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Imitating synapses of the human brain could lead to smarter electronics

SCIENCEDAILY - 16 November 2015

Making a computer that learns and remembers like a human brain is a daunting challenge. The complex organ has 86 billion neurons and trillions of connections -- or synapses -- that can grow stronger or weaker over time. But now scientists report the development of a first-of-its-kind synthetic synapse that mimics the plasticity of the real thing, bringing us one step closer to human-like artificial intelligence.

Brain inspired data engineering

SCIENCEDAILY - 29 November 2014

What if next-generation ICT systems could be based on the brain’s structure and its cognitive and adaptive processes? A groundbreaking paradigm of brain-inspired intelligent ICT architectures is being born.

Laser physicists 'see' how electrons make atomic and molecular transitions

SCIENCEDAILY - 29 November 2014

By solving a six-dimensional equation that had previously stymied researchers, physicists have pinpointed the characteristics of a laser pulse that yields electron behavior they can predict and essentially control.

New technique allows ultrasound to penetrate bone, metal

SCIENCEDAILY - 21 November 2014

Researchers have developed a technique that allows ultrasound to penetrate bone or metal, using customized structures that offset the distortion usually caused by these so-called 'aberrating layers.'

Step toward quantum computers: Two photons strongly coupled by glass fiber

SCIENCEDAILY - 03 November 2014

Usually, light waves do not interact with each other. Coupling of photons with other photons is only possible with the help of special materials and very intense light. Scientists have now created the strongest possible coupling of only two photons -- an important achievement for quantum optics.

New solar power material converts 90 percent of captured light into heat

PHYS.ORG - 29 October 2014

A multidisciplinary engineering team at the University of California, San Diego developed a new nanoparticle-based material for concentrating solar power plants designed to absorb and convert to heat more than 90 percent of the sunlight it captures. The new material can also withstand temperatures greater than 700 degrees Celsius and survive many years outdoors in spite of exposure to air and humidity. Their work, funded by the U.S. Department of Energy's SunShot program, was published recently in two separate articles in the journal Nano Energy.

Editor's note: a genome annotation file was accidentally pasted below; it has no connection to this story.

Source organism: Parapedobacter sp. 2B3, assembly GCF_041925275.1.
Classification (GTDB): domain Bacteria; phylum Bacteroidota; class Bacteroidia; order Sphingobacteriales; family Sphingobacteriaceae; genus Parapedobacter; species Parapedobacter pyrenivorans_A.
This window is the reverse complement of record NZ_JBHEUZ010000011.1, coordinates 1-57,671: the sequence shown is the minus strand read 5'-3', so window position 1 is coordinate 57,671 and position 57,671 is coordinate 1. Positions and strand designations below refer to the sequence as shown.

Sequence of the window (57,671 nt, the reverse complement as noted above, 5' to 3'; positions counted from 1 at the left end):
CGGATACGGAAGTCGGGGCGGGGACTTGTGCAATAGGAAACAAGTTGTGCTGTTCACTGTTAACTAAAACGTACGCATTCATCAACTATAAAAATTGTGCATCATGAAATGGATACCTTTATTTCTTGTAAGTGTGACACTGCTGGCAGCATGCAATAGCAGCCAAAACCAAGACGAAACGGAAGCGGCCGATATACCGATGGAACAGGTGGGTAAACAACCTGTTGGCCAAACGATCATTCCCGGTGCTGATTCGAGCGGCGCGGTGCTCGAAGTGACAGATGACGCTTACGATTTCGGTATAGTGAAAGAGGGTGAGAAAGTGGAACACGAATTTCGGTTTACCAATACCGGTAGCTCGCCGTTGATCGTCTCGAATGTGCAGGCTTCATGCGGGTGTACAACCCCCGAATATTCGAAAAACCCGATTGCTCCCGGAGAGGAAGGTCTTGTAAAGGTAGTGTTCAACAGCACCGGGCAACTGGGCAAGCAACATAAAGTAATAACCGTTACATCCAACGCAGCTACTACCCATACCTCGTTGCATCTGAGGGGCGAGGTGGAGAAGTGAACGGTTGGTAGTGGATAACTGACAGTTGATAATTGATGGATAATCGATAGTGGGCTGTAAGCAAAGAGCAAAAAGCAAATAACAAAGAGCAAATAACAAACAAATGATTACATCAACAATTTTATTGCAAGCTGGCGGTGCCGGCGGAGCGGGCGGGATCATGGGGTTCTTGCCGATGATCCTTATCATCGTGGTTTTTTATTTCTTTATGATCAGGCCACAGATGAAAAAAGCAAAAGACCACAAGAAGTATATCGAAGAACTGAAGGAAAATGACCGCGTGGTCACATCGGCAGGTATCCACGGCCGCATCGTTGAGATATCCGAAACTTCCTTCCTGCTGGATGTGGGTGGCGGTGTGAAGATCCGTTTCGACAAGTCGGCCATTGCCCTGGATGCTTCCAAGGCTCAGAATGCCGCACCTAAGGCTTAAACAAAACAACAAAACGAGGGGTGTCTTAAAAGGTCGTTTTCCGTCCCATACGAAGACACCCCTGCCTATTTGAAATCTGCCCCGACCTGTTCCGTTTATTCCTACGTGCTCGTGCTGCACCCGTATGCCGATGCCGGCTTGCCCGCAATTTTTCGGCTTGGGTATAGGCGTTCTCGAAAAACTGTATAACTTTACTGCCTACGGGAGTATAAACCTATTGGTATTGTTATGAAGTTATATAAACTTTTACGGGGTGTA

Saving lots of computing capacity with a new algorithm

PHYS.ORG - 29 October 2014

The control of modern infrastructure such as intelligent power grids needs lots of computing capacity. Scientists of the Interdisciplinary Centre for Security, Reliability and Trust (SnT) at the University of Luxembourg have developed an algorithm that might revolutionise these processes. With their new software the SnT researchers are able to forego the use of considerable amounts of computing capacity, enabling what they call micro mining. Their achievements, which the team headed by Prof. Yves Le Traon published in the International Conference on Software Engineering and Knowledge Engineering, earned the scientists a Best Paper Award during this event.

Sweat and a smartphone could become the hot new health screening

PHYS.ORG - 24 October 2014

A University of Cincinnati partnership is reporting a significant leap forward in health diagnostics that are more accurate than what's available today, yet considerably less invasive than something like a blood screening. It's a lightweight, wearable device that analyzes sweat by using a smartphone. Read more at: http://phys.org/news/2014-10-smartphone-hot-health-screening.html#jCp

Superconducting circuits, simplified

PHYS.ORG - 20 October 2014

Computer chips with superconducting circuits—circuits with zero electrical resistance—would be 50 to 100 times as energy-efficient as today's chips, an attractive trait given the increasing power consumption of the massive data centers that power the Internet's most popular sites.

Giant spin-splitting on the surface of strontium titanate

PHYS.ORG - 14 October 2014

The need for ever faster and more efficient electronic devices is growing rapidly, and thus the demand for new materials with new properties. Oxides, especially ones based on strontium titanate (SrTiO3), play an important role here. Researchers recently discovered that SrTiO3, although actually an insulator, can form a metallic layer on its surface, in which electric current can flow.

Physicists design zero-friction quantum engine

PHYS.ORG - 16 September 2014

In real physical processes, some energy is always lost any time work is produced. The lost energy almost always occurs due to friction, especially in processes that involve mechanical motion. But in a new study, physicists have designed an engine that operates with zero friction while still generating power by taking advantage of some quantum shortcuts. Read more at: http://phys.org/news/2014-09-physicists-zero-friction-quantum.html#jCp

Why the hydrogen fuel cell vehicle rollout may now succeed

PHYS.ORG - 15 August 2014

A convergence of factors is propelling a market rollout of the hydrogen fuel cell vehicle, according to a new study from the Institute of Transportation Studies at the University of California, Davis. A key to hydrogen's potential success is a new smart solution that clusters hydrogen fuel infrastructure in urban or regional networks, limiting initial costs and enabling an early market for the technology before committing to a full national deployment, suggests the study. Read more at: http://phys.org/news/2014-08-hydrogen-fuel-cell-vehicle-rollout.html#jCp

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